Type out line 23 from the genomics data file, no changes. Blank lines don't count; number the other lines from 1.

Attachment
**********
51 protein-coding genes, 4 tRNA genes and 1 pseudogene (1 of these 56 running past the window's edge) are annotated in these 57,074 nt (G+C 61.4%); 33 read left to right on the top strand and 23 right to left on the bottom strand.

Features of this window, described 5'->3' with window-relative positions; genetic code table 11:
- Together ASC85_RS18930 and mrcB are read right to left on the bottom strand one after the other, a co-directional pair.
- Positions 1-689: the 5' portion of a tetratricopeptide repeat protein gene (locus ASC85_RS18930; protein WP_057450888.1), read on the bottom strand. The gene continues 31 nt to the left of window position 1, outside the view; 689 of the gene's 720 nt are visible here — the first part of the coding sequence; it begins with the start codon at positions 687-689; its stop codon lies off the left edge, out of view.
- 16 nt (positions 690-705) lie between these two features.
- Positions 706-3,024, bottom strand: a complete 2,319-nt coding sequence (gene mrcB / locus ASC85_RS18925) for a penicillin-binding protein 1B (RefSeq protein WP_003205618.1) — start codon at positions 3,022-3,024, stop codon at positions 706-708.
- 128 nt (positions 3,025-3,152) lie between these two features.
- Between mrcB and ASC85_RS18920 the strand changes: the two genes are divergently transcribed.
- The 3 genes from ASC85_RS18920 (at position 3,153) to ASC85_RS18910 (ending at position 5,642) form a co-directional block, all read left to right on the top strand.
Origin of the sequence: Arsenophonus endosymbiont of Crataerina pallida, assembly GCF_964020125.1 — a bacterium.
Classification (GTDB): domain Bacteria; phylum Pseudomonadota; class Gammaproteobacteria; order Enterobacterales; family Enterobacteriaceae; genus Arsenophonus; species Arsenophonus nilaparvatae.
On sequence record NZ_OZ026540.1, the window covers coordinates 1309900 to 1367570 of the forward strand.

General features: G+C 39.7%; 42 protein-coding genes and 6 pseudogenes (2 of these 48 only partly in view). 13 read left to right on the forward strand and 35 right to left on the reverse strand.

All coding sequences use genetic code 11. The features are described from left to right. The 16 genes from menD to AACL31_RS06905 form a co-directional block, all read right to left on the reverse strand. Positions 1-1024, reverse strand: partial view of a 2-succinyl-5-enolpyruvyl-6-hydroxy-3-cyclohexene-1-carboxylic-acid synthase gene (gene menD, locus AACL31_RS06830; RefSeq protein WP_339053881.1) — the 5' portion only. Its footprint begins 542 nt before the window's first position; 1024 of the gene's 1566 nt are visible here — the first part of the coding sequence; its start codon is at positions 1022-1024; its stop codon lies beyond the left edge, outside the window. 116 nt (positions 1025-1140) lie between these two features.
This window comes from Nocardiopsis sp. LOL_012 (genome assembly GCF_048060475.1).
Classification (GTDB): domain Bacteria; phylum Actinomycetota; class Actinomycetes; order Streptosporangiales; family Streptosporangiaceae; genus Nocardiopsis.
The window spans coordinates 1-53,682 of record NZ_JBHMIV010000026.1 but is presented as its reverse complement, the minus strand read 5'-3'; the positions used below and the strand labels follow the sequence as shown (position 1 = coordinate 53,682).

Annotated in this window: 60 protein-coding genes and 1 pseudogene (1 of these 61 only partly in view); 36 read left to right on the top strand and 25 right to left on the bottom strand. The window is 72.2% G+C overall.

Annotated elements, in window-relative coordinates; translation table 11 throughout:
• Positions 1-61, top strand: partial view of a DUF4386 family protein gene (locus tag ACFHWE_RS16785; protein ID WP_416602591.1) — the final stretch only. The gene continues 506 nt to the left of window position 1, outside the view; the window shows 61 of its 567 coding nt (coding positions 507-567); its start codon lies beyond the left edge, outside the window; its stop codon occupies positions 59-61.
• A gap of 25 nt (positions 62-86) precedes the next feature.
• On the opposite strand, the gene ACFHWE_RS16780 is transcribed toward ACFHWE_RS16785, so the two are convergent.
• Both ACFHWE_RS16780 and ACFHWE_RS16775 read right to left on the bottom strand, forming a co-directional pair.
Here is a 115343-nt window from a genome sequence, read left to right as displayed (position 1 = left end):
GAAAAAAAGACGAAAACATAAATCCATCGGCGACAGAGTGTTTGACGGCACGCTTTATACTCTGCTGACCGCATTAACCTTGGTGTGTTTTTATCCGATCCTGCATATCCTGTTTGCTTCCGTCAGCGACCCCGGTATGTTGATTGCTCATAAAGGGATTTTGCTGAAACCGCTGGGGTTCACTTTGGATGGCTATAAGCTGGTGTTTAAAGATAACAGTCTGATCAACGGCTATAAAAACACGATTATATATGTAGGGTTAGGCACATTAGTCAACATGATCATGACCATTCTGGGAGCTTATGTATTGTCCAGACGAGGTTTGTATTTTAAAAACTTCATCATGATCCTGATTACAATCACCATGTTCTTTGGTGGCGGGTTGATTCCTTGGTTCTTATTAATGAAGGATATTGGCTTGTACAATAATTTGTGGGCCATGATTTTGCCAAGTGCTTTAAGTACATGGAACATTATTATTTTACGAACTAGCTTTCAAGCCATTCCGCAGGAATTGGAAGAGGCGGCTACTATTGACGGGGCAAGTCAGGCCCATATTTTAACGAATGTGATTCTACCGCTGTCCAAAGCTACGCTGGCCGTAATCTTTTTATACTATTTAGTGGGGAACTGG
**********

• Both ACFHWE_RS16780 and ACFHWE_RS16775 read right to left on the bottom strand, forming a co-directional pair.